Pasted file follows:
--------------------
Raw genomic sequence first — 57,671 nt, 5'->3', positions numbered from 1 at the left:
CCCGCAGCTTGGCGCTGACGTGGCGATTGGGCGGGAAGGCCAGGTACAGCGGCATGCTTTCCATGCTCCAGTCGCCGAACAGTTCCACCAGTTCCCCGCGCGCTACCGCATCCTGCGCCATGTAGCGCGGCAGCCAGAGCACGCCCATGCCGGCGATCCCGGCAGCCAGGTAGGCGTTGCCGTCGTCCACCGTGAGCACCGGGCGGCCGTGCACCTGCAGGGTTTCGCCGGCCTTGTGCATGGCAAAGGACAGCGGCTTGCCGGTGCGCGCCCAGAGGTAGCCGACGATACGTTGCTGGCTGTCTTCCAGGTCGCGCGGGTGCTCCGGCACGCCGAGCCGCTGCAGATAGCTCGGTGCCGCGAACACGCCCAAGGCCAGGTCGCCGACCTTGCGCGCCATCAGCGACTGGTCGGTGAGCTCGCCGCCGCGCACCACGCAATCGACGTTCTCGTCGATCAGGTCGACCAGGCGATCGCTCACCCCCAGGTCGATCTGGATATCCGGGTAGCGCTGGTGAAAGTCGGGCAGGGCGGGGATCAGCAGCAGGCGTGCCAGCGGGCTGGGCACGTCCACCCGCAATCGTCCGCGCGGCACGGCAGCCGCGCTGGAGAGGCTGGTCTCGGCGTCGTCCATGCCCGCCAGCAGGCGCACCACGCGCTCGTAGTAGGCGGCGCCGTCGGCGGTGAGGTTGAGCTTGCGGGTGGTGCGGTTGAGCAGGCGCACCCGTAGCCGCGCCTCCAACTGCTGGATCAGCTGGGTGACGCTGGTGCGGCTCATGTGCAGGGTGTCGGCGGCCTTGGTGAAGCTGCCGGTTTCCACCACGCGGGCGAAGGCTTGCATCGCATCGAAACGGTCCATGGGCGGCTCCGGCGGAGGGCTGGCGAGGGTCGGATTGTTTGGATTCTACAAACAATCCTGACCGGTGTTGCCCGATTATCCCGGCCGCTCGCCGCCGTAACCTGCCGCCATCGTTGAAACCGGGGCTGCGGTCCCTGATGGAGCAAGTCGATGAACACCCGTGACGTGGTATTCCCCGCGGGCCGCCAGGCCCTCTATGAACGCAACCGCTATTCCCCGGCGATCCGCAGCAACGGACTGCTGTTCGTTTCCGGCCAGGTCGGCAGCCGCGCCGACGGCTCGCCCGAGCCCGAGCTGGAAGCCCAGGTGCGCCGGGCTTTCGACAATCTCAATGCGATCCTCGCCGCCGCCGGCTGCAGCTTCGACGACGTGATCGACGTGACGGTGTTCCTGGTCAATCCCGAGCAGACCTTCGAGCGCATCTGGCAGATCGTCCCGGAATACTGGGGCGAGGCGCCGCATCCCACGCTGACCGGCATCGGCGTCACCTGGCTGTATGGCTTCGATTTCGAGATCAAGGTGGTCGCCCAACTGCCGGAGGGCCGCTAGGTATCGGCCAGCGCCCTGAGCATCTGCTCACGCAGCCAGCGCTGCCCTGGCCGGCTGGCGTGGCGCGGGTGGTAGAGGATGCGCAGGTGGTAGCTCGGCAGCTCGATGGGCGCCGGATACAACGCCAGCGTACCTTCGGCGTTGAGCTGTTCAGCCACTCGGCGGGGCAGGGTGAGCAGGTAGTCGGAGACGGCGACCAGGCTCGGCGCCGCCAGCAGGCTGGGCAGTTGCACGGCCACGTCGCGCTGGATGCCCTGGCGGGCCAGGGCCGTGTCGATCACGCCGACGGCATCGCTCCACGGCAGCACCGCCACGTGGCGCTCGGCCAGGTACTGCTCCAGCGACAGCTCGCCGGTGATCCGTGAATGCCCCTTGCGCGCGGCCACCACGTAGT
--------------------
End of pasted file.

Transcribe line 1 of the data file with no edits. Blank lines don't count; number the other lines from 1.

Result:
Raw genomic sequence first — 57,671 nt, 5'->3', positions numbered from 1 at the left: